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Tenth Anniversary show Triumph!

Gary pulled all the stops out on Friday Dec. 11th with a marathon 4 hour anniversary concert in the Knitting Factory mainspace that left fans, friends, and admirers ecstatic.

Shortly after 8 pm, to the strains of "They Can't Believe He's Risen Again" (a track from his Bad Boys of the Arctic album), Gary took the stage and delivered an hour long opening solo salvo which touched on Lucas classics such as "Autobahn", "Bra Joe from Kilimanjaro" and "Rise Up to Be" as well as showcasing such hitherto unheard diamonds like "That's My Life" and "Level the Playing Field" (specially composed for this show) before introducing special guests Danielle Gerber, Peter Stampfel and Richard Barone for a round of duets—Danielle especially fetching with her rendition of spooky "Sweet Psycopath", Peter his usual whimsical tripped-out self as he and Gary ripped through 6 big ones (including Johnny Cash's "Ring of Fire" and Joseph Spence's "Out on the Rollin' Sea", Du-Tels stylee), and Richard reprising his Gods and Monsters stint of yore with a sweet and soulful "Follow".

After a short break Gary's new ensemble Big Pishers took the stage for their concert debut with special guest John Zorn joining in the merriment on alto sax as singers Kenny and Larry, decked out in matching black jackets, with all their Yale/Jewish chutzpah declaimed the Jewish Fight Song "Adon Olom", "100 Pounds of Clay" and "The Mensch in the Moon" to universal acclaim, nearly stealing the show—only prevented from doing so by Gary's deliciously eldritch rendition of "Sandman" and his heartfelt "Crawlspace", which ever so greatly moved the delirious packed house (standing room only after 10 pm) in a rousing reprise of songs from Gary's acclaimed "Busy Being Born" album (kudos to bassist Greg Cohen and drummer Jonathan Kane for their sterling support).

Then it was Gods and Monsters redux as his power trio of ex-Modern Lover Ernie Brooks and longtime Lucas stalwart Jonathan Kane tore the roof off the sucker with their first concert in NYC in over 2 years, recapping 10 years of Lucas madness with such fine golden oldies as "King Strong", "Psycho", "The Brain from Planet Eros" and new additions to the canon including "Breath of Bones" and "Coming Clean".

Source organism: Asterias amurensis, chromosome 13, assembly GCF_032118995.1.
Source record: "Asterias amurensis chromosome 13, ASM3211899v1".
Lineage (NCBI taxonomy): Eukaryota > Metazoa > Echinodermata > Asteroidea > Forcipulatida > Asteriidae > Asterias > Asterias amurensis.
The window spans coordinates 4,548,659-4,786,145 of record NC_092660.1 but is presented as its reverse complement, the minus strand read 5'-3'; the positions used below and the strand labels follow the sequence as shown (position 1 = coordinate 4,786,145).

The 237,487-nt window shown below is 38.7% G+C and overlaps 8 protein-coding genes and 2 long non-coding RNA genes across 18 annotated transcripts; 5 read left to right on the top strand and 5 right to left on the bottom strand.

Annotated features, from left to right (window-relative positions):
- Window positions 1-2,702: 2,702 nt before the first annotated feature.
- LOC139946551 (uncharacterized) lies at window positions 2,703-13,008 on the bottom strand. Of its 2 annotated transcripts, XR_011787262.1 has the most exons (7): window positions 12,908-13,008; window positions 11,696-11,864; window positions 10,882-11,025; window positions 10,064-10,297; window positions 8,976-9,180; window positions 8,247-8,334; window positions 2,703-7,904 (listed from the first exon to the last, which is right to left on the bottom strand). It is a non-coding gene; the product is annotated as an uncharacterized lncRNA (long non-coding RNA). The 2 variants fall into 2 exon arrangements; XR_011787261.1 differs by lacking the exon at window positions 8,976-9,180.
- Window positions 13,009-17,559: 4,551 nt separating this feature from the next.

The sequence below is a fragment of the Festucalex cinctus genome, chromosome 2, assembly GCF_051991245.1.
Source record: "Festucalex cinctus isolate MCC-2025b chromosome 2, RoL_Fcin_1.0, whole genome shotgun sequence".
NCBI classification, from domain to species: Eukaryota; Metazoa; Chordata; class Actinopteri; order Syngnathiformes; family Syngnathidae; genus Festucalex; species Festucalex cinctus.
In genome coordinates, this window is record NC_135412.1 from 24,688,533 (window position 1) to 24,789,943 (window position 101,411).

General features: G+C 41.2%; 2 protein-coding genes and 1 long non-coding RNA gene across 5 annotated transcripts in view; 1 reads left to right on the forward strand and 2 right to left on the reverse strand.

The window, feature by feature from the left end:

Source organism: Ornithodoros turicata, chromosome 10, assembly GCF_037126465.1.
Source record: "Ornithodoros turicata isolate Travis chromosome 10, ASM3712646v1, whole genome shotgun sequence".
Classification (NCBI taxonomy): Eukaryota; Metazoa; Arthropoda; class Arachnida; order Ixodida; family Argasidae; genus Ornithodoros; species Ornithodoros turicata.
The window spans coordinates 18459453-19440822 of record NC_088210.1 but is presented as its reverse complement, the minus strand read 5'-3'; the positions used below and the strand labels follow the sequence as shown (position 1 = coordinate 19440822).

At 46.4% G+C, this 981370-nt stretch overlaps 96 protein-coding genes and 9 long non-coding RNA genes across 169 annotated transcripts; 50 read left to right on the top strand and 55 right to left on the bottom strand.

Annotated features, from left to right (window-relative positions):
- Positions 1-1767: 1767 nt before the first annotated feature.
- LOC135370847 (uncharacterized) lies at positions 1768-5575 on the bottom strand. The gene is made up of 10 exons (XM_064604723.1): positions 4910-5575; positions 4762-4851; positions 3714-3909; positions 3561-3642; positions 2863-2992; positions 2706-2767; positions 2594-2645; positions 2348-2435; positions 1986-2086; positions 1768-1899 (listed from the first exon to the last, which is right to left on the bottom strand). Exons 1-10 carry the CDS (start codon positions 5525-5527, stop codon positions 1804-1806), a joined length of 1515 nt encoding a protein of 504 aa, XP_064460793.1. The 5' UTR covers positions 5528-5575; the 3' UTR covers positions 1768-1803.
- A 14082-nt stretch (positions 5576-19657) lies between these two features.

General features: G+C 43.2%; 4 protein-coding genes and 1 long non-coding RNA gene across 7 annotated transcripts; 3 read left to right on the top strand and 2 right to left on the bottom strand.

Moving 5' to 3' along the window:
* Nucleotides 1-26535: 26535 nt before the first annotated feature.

Round midnight Gods and Monsters fired their last shots across the bow of a zonked out Knitting Factory, and everyone departed with big ear to ear cheshire catlike grins...Monday's New York Times had a huge rave review with a giant photo of Gary and the Gods and Monsters lads in action with a caption reading—"The band Gods and Monsters rocks, without footnotes" and a headline alluding to the breadth of music covered—"From Blake and Wagner to the Teletubbies". Wednesday's Village Voice carried another rave with the headline "10-G Spot" and a highly laudatory review, which follows in toto:

"I just want to give you an orgasm with the guitar," Gary Lucas says in the liner notes to his quite fulfilling 1997 album Evangeline. His Friday night show at the Knitting Factory, commemorating a decade's worth of gigs there, showcased him as a mindbogglingly prolific plectrum Casanova, with stamina and inventiveness that left even the most ardent of his admirers limply wet with wonder and amazement. Four hours, two band configurations—power trio Gods and Monsters, who sound like what the Yardbirds might have had had they not lost the plot after Roger the Engineer, and the very funny Big Pishers, featuring a cheerful John Zorn, whose regard for Lucas is such that he put aside his differences with the Knit for this occasion—plus duets with Richard Barone, newcomer Danielle Gerber, and mutant folk stalwart Peter Stampfel, plus a healthy dose of solo stuff, this feast made clear why Lucas (proud as he is of this association) is occasionally irked at being constantly name-checked as a former Beefheart sideman. The finger-picking marvel's style encompasses as much Syd Barrett as it does Hubert Sumlin, and his sheer technique takes those styles places no one else could bring them. Alternating strong, soulful, inventive originals with a raftload of immaculately rethought and wide-ranging covers—"Autobahn", "Jack Johnson", the overture to "Tannhauser", and on and on—he contrived multiple orgasms. And when it was time to stop, he looked as if he wasn't even close to wanting to, God bless him.
—Glenn Kenny